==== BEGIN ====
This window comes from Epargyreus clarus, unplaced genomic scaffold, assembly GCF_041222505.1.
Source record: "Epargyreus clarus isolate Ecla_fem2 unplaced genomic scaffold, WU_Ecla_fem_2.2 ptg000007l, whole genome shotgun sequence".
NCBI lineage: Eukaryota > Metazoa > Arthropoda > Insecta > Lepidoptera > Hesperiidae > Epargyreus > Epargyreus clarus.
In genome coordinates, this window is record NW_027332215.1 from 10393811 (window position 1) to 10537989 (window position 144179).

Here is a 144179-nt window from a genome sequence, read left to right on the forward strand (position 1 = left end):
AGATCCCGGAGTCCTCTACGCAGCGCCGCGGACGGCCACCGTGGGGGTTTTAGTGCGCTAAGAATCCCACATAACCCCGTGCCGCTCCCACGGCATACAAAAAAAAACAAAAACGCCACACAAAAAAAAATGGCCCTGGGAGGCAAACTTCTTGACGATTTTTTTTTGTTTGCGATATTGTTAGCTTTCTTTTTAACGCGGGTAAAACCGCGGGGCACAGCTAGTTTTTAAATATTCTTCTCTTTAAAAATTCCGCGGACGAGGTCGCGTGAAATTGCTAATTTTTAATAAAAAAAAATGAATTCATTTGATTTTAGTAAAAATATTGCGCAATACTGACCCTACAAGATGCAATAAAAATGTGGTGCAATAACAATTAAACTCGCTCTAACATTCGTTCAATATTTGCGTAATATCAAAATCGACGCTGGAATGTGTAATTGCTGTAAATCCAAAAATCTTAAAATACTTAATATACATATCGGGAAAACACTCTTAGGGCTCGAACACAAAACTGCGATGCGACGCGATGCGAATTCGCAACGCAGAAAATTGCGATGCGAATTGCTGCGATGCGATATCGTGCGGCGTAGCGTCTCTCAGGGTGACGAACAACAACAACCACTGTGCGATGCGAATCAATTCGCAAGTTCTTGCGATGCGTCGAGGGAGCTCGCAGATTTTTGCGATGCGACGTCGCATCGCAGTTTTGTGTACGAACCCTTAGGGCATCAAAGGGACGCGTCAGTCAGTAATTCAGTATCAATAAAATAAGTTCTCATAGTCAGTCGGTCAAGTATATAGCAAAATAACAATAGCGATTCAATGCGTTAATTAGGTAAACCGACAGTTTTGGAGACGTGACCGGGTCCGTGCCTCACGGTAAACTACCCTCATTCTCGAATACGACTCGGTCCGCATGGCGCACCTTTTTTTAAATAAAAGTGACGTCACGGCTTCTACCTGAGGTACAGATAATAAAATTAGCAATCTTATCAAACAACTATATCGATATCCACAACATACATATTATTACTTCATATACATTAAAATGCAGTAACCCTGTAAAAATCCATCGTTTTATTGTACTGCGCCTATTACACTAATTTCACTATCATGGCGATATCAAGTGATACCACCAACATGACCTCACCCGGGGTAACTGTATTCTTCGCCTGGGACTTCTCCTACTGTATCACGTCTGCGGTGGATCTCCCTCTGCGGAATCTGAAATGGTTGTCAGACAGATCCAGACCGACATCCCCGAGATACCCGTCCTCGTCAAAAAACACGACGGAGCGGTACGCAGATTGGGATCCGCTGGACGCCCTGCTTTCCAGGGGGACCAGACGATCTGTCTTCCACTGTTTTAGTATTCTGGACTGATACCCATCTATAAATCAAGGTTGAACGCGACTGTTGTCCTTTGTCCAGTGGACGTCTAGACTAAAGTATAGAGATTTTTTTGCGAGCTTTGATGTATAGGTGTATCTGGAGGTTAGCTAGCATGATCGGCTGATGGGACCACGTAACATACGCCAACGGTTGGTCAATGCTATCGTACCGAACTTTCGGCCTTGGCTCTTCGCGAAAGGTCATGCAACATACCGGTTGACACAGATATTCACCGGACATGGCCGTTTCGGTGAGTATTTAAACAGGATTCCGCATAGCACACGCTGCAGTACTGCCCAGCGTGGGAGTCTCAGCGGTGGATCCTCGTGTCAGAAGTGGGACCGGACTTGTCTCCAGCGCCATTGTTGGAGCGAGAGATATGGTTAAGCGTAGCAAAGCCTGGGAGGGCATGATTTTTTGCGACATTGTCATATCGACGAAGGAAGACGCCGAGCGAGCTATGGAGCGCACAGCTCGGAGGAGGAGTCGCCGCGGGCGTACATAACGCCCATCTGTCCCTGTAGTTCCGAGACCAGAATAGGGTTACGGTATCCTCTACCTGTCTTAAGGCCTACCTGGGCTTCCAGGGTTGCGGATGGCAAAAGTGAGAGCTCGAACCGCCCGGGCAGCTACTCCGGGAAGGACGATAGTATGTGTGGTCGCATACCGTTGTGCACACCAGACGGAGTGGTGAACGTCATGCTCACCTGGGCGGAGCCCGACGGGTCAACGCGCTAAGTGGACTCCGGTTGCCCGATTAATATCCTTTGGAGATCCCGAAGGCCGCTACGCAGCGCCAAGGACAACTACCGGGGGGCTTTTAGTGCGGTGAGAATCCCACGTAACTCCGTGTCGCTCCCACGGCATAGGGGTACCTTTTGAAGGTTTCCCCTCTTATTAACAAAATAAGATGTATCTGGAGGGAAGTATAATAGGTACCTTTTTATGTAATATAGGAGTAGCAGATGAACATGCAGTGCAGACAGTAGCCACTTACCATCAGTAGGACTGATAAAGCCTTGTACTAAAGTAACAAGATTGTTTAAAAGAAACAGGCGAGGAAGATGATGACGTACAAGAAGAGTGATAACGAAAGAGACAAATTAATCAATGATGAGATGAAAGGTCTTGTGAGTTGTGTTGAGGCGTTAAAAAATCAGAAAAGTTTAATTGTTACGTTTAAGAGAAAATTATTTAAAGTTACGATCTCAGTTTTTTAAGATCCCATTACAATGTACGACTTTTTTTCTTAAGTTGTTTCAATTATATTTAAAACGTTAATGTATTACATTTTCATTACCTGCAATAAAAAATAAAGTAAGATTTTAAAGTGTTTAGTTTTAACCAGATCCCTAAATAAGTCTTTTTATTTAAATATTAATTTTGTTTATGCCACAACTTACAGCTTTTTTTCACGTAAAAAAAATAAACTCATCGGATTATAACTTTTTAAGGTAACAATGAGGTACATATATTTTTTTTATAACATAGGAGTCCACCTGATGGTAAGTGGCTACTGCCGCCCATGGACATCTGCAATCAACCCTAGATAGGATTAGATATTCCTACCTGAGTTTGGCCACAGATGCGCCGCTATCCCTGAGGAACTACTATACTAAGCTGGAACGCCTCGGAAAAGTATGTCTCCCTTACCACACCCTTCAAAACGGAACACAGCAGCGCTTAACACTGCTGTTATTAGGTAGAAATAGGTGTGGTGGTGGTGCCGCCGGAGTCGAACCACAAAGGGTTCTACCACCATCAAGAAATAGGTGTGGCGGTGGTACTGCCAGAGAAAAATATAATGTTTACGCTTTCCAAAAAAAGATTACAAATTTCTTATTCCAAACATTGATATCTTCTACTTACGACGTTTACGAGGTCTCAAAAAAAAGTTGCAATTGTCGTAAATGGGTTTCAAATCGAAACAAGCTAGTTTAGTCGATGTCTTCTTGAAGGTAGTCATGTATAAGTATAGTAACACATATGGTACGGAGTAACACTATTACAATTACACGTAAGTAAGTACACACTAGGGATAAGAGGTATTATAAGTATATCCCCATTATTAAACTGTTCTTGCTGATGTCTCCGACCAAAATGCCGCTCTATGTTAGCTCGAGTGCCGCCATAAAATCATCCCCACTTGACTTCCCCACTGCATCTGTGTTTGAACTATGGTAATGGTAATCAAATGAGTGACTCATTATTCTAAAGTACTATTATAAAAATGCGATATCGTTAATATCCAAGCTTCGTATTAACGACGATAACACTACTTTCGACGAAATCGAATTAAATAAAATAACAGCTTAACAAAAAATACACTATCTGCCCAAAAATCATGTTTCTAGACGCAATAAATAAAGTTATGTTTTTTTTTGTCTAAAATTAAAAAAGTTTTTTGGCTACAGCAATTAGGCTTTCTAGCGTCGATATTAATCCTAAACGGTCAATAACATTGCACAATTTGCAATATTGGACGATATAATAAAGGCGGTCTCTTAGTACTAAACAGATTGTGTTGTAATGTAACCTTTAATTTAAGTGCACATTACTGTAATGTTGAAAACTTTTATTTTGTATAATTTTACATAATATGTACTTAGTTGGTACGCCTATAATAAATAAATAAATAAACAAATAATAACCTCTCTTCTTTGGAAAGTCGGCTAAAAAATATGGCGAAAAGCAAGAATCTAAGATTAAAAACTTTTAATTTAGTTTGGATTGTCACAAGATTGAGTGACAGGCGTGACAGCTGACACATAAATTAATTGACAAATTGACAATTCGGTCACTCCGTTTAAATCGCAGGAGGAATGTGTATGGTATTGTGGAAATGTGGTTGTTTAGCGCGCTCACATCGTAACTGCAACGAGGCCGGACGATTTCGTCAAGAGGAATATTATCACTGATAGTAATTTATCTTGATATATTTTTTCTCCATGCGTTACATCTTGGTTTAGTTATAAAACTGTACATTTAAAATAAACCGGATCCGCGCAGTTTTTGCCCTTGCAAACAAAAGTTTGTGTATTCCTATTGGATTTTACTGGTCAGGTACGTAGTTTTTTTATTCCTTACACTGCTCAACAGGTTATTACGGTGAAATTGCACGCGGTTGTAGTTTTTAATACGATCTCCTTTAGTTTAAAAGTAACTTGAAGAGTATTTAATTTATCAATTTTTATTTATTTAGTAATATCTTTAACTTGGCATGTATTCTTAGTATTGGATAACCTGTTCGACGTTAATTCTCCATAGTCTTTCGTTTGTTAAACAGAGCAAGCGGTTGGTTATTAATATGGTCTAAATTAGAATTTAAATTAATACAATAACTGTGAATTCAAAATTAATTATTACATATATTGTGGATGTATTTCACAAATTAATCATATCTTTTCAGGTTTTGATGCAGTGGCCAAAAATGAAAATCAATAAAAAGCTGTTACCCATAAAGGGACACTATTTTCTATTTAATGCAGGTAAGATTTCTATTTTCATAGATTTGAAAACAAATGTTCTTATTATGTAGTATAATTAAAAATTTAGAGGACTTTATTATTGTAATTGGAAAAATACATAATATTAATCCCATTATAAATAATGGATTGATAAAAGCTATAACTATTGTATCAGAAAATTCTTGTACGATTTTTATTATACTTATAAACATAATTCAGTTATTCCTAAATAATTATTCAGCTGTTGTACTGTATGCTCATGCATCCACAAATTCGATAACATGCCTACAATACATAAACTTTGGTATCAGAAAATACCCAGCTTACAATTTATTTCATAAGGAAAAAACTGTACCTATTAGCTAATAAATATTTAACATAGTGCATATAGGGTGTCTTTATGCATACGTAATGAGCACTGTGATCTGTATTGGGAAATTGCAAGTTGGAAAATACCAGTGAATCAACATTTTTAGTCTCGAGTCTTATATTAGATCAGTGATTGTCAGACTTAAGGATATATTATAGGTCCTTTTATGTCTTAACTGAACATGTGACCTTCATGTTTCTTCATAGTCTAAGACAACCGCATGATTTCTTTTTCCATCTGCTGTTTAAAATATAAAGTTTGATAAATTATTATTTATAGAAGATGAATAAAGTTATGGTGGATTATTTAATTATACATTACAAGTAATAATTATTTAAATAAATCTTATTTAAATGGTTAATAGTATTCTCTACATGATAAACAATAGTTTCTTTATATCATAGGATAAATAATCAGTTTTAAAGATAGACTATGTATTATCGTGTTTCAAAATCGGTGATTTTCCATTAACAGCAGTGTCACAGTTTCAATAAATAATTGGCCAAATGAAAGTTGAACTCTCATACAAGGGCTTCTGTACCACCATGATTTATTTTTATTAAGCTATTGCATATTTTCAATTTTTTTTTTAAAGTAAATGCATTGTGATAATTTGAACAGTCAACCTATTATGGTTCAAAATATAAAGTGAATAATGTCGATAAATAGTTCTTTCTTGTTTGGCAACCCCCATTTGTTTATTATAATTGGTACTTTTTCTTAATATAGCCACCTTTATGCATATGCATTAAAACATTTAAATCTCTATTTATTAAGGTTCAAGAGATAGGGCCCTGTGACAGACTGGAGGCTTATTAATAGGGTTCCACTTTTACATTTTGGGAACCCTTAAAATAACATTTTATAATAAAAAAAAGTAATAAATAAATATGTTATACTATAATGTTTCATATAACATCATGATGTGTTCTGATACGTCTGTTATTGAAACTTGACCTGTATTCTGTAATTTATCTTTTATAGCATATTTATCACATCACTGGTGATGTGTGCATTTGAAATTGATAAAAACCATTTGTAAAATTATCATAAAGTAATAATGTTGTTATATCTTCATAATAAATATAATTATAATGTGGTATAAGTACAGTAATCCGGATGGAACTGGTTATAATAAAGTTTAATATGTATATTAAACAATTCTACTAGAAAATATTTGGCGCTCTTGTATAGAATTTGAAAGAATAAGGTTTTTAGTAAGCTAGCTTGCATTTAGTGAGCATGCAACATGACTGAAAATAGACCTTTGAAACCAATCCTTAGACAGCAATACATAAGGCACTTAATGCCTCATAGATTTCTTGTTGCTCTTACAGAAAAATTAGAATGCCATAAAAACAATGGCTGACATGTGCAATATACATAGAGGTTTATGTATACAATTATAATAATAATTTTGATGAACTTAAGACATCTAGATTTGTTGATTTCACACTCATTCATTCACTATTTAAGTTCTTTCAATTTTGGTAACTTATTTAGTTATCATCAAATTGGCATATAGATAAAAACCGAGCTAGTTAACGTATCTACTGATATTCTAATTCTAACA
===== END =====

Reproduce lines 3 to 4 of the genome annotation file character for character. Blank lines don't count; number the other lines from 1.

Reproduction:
NCBI lineage: Eukaryota > Metazoa > Arthropoda > Insecta > Lepidoptera > Hesperiidae > Epargyreus > Epargyreus clarus.
In genome coordinates, this window is record NW_027332215.1 from 10393811 (window position 1) to 10537989 (window position 144179).